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Browse Prior Art Database

Multiplexing a Single Cycle-Steal Interface Among Multiple Devices

IP.com Disclosure Number: IPCOM000044040D
Original Publication Date: 1984-Oct-01
Included in the Prior Art Database: 2005-Feb-05
Document File: 2 page(s) / 58K

Publishing Venue

IBM

Related People

Lochner, DL: AUTHOR [+2]

Abstract

Interface cards 2-4 in Fig. 1 allow connection of a number of subsystems to a single cycle-steal card 1 to attach those devices to a computer. Previous techniques required multiple cycle steal cards, resulting in higher costs and a considerable number of cables. It has been a common practice to include a circuit card of line drivers and receivers in a subsystem connected to a cycle-steal card housed in a computer, with each such subsystem having a dedicated cycle-steal card. The new Interface Card (Fig. 2) combines these drivers and receivers with added drivers and receivers to allow "daisy-chaining" of similar Interface Cards for other subsystems, as in Fig. 1. Interface Card 5 is essentially a multi-pole, double-throw switch, whose setting is chosen by some of the signals being switched.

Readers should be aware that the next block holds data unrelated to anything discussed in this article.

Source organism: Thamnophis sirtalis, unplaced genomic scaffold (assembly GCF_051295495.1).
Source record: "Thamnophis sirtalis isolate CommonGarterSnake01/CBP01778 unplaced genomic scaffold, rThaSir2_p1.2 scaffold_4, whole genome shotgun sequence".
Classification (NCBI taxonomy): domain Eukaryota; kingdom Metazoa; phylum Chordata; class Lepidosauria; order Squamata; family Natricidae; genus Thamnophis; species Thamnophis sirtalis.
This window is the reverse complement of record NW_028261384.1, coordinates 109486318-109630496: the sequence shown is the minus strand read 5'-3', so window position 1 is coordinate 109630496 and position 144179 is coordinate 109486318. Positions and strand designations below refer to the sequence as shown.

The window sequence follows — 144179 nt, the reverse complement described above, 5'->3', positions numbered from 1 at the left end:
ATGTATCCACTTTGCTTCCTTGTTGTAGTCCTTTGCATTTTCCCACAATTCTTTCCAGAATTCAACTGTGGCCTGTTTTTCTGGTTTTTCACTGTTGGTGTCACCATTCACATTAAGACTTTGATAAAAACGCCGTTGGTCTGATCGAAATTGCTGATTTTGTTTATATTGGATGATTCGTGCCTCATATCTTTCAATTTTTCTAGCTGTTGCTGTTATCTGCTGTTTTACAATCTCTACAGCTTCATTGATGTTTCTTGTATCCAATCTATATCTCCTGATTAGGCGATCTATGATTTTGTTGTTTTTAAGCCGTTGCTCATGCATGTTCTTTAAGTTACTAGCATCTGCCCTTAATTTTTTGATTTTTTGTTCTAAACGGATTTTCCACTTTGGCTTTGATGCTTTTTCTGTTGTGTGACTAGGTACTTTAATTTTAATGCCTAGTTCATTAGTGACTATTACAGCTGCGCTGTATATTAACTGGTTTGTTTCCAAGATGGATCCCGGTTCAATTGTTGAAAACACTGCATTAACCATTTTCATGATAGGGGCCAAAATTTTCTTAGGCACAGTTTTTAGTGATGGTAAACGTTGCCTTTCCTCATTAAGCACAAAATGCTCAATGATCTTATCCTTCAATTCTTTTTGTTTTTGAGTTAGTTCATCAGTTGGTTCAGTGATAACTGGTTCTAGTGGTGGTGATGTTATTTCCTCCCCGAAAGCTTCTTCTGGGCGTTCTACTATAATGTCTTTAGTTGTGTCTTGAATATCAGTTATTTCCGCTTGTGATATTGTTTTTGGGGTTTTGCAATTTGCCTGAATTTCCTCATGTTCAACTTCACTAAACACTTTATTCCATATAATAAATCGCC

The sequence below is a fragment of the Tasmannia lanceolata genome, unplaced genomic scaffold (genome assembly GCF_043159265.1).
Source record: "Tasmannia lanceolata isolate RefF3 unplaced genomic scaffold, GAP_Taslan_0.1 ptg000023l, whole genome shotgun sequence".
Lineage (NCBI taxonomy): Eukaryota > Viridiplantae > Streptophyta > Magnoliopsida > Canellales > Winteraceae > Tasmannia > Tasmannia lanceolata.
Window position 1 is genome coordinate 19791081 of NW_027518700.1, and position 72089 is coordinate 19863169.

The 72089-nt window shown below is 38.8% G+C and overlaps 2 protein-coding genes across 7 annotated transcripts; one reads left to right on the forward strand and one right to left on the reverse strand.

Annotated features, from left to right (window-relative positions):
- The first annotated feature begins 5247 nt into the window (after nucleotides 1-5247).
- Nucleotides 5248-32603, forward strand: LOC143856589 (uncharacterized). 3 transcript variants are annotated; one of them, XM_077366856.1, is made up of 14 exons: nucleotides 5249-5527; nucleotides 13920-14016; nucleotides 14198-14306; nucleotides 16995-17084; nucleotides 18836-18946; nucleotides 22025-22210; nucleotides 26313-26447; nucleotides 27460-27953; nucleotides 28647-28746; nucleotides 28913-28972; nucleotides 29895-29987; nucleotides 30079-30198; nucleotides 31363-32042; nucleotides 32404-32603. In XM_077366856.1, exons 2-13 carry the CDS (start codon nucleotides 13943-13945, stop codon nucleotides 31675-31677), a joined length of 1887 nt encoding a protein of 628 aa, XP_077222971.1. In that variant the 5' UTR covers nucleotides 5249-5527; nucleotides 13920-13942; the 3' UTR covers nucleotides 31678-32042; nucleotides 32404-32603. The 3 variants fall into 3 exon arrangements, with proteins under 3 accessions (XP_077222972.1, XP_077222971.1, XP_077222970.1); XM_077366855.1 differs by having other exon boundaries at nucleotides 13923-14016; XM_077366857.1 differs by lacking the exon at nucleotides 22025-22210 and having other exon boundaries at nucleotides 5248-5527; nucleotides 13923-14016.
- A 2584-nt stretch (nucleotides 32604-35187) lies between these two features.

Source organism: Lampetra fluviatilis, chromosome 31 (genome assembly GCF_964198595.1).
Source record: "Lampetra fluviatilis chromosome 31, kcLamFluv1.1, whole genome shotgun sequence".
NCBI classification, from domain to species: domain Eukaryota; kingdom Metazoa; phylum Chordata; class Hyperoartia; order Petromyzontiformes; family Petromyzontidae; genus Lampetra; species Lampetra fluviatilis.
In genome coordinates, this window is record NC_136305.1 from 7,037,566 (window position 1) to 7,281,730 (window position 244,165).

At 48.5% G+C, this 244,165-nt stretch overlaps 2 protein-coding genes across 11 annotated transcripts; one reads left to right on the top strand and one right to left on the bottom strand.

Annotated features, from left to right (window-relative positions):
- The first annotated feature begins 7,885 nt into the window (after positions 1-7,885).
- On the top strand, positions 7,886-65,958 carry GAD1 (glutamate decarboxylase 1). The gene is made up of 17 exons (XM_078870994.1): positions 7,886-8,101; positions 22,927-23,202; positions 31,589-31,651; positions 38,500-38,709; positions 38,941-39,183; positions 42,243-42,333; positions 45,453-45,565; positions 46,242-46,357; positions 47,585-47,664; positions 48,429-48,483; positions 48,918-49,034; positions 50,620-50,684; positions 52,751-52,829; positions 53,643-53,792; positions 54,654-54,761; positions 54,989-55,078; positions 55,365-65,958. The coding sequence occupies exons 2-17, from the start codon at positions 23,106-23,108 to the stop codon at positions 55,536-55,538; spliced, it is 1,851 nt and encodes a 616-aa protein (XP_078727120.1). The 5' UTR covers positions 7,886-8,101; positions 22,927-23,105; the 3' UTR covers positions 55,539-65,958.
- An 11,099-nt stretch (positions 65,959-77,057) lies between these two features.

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Multiplexing a Single Cycle-Steal Interface Among Multiple Devices

Interface cards 2-4 in Fig. 1 allow connection of a number of subsystems to a single cycle-steal card 1 to attach those devices to a computer. Previous techniques required multiple cycle steal cards, resulting in higher costs and a considerable number of cables. It has been a common practice to include a circuit card of line drivers and receivers in a subsystem connected to a cycle- steal card housed in a computer, with each such subsystem having a dedicated cycle-steal card. The new Interface Card (Fig. 2) combines these drivers and receivers with added drivers and receivers to allow "daisy-chaining" of similar Interface Cards for other subsystems, as in Fig. 1. Interface Card 5 is essentially a multi-pole, double-throw switch, whose setting is chosen by some of the signals being switched. Connectors mounted along the card's top edge accept cables from a cycle steal card or another interface card, and allow further cables to another interface card in a daisy-chain, as in Fig. 1. Each card, in sequence, chooses whether to pass signals between the primary connectors 10 and card tab pins 9, or between primary connectors 10 and extension connectors 11. This decision is made according to signals originating on the Cycle Steal card and recognized by Card ID Recognition Circuit 8. Control ripples through a number of daisy-chained Interface Cards until one recognizes its Card Identifier (Card ID) code on these control signals. A cycle steal interface device typically provides a number of data signal, and several control signals. The card on which this design is based includes a "Control Bus" for low-speed data transfer, and a "Data Bus" for high-speed transfer. The Control Bus is of interest here beca...